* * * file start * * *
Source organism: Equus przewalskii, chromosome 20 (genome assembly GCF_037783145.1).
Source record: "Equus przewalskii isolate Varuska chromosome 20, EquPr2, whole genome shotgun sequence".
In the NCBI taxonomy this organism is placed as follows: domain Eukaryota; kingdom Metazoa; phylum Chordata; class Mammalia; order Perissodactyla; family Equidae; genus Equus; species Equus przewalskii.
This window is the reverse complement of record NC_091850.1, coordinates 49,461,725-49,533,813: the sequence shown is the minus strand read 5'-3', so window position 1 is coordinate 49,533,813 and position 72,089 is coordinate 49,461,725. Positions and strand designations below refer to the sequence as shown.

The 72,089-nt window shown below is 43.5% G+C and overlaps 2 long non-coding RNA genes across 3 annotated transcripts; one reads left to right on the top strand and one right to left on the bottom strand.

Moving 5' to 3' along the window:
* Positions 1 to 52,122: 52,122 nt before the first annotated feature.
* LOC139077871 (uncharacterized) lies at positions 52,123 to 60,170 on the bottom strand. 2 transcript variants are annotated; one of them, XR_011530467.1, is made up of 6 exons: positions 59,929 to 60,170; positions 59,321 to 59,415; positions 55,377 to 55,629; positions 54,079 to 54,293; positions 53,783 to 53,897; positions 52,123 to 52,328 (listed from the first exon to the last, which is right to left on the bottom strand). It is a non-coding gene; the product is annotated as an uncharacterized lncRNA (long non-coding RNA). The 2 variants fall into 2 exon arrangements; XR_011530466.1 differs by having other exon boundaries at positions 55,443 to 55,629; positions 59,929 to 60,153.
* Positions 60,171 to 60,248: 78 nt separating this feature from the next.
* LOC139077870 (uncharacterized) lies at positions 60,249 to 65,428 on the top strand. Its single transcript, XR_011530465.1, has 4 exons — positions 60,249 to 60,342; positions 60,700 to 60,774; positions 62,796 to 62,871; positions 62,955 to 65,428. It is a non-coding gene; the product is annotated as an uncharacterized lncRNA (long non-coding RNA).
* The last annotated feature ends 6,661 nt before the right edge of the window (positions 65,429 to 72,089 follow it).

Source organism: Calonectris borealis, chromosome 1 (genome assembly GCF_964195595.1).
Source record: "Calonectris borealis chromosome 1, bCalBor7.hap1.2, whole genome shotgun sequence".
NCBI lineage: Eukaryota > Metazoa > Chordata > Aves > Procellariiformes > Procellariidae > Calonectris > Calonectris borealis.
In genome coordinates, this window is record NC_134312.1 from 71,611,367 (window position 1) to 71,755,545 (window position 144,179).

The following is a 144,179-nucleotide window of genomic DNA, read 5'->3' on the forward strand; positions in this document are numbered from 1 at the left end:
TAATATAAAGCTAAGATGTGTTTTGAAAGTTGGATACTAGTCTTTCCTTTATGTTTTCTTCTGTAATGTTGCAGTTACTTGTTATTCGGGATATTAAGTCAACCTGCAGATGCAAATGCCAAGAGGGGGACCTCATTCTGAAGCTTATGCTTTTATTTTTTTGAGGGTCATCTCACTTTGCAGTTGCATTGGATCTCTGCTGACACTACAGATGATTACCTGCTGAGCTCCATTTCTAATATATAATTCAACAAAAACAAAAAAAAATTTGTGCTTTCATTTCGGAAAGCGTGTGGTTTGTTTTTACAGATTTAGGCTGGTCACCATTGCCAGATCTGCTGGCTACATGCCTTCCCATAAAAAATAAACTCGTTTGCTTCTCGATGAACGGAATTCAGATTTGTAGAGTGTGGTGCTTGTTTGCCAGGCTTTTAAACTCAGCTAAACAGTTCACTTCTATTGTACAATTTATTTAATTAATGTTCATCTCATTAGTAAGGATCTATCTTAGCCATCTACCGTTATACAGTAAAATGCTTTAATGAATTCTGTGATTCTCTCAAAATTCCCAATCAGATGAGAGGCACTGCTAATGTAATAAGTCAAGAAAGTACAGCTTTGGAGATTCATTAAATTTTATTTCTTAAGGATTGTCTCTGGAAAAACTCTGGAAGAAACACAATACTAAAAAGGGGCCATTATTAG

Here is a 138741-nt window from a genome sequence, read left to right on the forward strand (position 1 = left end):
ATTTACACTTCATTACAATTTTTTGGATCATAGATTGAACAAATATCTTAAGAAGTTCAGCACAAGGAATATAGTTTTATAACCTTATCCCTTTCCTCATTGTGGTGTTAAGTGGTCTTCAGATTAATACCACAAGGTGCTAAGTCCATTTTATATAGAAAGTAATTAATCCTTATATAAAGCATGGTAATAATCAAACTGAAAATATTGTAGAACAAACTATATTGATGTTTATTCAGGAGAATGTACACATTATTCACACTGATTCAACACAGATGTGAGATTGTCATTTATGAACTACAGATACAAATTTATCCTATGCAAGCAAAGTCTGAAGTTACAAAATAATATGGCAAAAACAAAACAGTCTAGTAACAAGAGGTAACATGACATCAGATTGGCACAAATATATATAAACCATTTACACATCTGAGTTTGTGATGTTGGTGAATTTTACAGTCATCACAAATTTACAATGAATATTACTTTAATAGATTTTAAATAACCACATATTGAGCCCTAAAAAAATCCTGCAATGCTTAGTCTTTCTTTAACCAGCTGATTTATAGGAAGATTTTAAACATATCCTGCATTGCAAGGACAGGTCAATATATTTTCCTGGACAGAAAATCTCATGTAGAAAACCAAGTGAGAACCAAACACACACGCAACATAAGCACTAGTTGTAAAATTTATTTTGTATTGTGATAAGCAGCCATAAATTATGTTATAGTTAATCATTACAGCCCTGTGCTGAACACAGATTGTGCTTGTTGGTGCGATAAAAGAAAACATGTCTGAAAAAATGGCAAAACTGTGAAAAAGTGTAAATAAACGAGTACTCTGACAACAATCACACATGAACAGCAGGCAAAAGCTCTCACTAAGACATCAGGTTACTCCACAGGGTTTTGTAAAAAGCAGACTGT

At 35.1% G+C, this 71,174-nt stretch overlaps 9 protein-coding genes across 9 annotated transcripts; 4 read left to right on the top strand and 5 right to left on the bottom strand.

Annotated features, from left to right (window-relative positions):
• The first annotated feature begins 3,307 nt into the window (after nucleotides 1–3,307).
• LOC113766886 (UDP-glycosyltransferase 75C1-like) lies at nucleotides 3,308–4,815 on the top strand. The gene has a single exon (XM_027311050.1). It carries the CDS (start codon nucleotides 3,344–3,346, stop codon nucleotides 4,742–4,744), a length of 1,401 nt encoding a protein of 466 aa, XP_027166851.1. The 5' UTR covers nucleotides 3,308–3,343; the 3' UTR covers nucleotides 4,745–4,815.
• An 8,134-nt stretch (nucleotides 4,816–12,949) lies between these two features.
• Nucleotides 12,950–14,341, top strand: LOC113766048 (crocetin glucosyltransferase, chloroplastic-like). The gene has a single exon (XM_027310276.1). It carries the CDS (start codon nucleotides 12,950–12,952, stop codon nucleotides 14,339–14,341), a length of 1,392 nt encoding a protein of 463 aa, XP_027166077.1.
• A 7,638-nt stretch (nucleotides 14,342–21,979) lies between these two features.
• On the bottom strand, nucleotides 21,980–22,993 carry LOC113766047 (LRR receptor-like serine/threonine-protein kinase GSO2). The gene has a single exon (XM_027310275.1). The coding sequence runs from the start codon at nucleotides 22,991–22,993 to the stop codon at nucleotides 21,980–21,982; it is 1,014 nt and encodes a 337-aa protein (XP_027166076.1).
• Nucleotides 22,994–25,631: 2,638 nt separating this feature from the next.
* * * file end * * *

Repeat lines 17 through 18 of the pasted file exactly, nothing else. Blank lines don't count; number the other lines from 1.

TAATATAAAGCTAAGATGTGTTTTGAAAGTTGGATACTAGTCTTTCCTTTATGTTTTCTTCTGTAATGTTGCAGTTACTTGTTATTCGGGATATTAAGTCAACCTGCAGATGCAAATGCCAAGAGGGGGACCTCATTCTGAAGCTTATGCTTTTATTTTTTTGAGGGTCATCTCACTTTGCAGTTGCATTGGATCTCTGCTGACACTACAGATGATTACCTGCTGAGCTCCATTTCTAATATATAATTCAACAAAAACAAAAAAAAATTTGTGCTTTCATTTCGGAAAGCGTGTGGTTTGTTTTTACAGATTTAGGCTGGTCACCATTGCCAGATCTGCTGGCTACATGCCTTCCCATAAAAAATAAACTCGTTTGCTTCTCGATGAACGGAATTCAGATTTGTAGAGTGTGGTGCTTGTTTGCCAGGCTTTTAAACTCAGCTAAACAGTTCACTTCTATTGTACAATTTATTTAATTAATGTTCATCTCATTAGTAAGGATCTATCTTAGCCATCTACCGTTATACAGTAAAATGCTTTAATGAATTCTGTGATTCTCTCAAAATTCCCAATCAGATGAGAGGCACTGCTAATGTAATAAGTCAAGAAAGTACAGCTTTGGAGATTCATTAAATTTTATTTCTTAAGGATTGTCTCTGGAAAAACTCTGGAAGAAACACAATACTAAAAAGGGGCCATTATTAG

Here is a 138741-nt window from a genome sequence, read left to right on the forward strand (position 1 = left end):